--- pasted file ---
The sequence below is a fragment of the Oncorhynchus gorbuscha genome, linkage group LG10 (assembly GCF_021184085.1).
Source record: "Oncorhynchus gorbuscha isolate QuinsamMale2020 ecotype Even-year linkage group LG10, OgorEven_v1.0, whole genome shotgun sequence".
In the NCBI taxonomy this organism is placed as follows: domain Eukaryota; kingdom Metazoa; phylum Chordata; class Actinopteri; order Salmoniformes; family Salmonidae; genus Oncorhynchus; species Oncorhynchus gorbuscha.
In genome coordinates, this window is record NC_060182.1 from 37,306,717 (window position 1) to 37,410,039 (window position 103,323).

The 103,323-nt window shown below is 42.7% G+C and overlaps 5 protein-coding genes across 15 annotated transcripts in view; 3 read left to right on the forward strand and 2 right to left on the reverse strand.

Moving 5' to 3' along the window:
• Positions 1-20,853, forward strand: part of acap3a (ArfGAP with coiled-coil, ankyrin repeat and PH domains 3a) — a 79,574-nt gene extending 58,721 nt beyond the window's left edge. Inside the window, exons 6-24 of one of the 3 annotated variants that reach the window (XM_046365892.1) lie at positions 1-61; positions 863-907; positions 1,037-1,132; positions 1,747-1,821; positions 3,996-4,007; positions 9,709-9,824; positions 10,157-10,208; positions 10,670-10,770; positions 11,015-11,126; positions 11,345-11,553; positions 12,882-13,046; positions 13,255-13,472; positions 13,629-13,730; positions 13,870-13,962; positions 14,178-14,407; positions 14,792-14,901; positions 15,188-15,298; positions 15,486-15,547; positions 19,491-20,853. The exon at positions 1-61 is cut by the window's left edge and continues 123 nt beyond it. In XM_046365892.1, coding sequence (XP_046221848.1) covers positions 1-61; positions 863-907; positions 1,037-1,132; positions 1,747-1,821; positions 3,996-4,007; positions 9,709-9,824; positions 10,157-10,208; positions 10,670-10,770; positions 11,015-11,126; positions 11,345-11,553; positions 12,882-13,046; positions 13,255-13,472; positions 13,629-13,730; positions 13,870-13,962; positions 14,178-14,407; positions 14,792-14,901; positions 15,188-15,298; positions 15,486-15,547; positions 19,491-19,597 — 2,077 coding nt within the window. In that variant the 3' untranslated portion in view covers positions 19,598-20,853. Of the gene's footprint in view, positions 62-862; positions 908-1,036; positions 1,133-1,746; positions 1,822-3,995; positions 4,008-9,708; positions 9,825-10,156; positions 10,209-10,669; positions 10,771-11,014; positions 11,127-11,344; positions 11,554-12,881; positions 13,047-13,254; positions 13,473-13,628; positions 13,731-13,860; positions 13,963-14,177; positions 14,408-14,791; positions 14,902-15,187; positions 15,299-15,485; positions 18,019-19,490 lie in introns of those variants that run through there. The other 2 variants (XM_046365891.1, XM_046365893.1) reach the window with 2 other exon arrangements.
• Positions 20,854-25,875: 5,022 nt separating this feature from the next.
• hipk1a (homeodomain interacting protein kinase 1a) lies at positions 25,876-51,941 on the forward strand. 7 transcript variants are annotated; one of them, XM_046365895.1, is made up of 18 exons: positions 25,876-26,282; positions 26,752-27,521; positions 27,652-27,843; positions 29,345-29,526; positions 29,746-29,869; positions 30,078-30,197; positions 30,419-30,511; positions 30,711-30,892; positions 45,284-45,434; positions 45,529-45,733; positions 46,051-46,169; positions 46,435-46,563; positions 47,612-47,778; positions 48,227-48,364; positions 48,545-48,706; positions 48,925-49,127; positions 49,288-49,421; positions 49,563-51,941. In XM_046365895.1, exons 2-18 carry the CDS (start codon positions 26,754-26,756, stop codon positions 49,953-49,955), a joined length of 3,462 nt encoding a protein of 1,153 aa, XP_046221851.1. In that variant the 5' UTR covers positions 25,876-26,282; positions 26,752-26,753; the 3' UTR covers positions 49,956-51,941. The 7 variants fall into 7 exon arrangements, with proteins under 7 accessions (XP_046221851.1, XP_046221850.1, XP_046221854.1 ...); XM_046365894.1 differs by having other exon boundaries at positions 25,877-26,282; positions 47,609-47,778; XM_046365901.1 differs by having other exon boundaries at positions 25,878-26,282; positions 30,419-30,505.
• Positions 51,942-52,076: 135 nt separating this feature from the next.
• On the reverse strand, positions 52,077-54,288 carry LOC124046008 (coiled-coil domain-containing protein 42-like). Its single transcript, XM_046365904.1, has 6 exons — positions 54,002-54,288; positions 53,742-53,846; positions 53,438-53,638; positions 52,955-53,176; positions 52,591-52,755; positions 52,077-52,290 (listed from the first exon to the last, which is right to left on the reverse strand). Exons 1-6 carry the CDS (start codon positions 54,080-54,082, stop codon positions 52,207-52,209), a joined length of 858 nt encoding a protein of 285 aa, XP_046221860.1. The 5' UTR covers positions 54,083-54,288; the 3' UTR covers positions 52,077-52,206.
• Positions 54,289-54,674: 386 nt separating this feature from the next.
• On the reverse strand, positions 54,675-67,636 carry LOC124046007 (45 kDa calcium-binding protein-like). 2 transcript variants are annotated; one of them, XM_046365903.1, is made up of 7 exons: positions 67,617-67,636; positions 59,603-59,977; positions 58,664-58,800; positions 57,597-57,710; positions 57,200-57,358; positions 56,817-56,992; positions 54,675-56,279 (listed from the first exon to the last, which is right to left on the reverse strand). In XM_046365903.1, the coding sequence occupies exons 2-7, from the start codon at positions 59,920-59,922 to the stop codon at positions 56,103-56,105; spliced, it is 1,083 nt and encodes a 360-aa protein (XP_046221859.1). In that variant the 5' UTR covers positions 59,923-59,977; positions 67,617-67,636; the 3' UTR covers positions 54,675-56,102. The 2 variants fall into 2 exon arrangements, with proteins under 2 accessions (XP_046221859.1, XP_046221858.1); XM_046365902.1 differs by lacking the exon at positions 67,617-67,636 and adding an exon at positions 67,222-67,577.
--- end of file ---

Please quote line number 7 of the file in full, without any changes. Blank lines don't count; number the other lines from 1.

• Positions 1-20,853, forward strand: part of acap3a (ArfGAP with coiled-coil, ankyrin repeat and PH domains 3a) — a 79,574-nt gene extending 58,721 nt beyond the window's left edge. Inside the window, exons 6-24 of one of the 3 annotated variants that reach the window (XM_046365892.1) lie at positions 1-61; positions 863-907; positions 1,037-1,132; positions 1,747-1,821; positions 3,996-4,007; positions 9,709-9,824; positions 10,157-10,208; positions 10,670-10,770; positions 11,015-11,126; positions 11,345-11,553; positions 12,882-13,046; positions 13,255-13,472; positions 13,629-13,730; positions 13,870-13,962; positions 14,178-14,407; positions 14,792-14,901; positions 15,188-15,298; positions 15,486-15,547; positions 19,491-20,853. The exon at positions 1-61 is cut by the window's left edge and continues 123 nt beyond it. In XM_046365892.1, coding sequence (XP_046221848.1) covers positions 1-61; positions 863-907; positions 1,037-1,132; positions 1,747-1,821; positions 3,996-4,007; positions 9,709-9,824; positions 10,157-10,208; positions 10,670-10,770; positions 11,015-11,126; positions 11,345-11,553; positions 12,882-13,046; positions 13,255-13,472; positions 13,629-13,730; positions 13,870-13,962; positions 14,178-14,407; positions 14,792-14,901; positions 15,188-15,298; positions 15,486-15,547; positions 19,491-19,597 — 2,077 coding nt within the window. In that variant the 3' untranslated portion in view covers positions 19,598-20,853. Of the gene's footprint in view, positions 62-862; positions 908-1,036; positions 1,133-1,746; positions 1,822-3,995; positions 4,008-9,708; positions 9,825-10,156; positions 10,209-10,669; positions 10,771-11,014; positions 11,127-11,344; positions 11,554-12,881; positions 13,047-13,254; positions 13,473-13,628; positions 13,731-13,860; positions 13,963-14,177; positions 14,408-14,791; positions 14,902-15,187; positions 15,299-15,485; positions 18,019-19,490 lie in introns of those variants that run through there. The other 2 variants (XM_046365891.1, XM_046365893.1) reach the window with 2 other exon arrangements.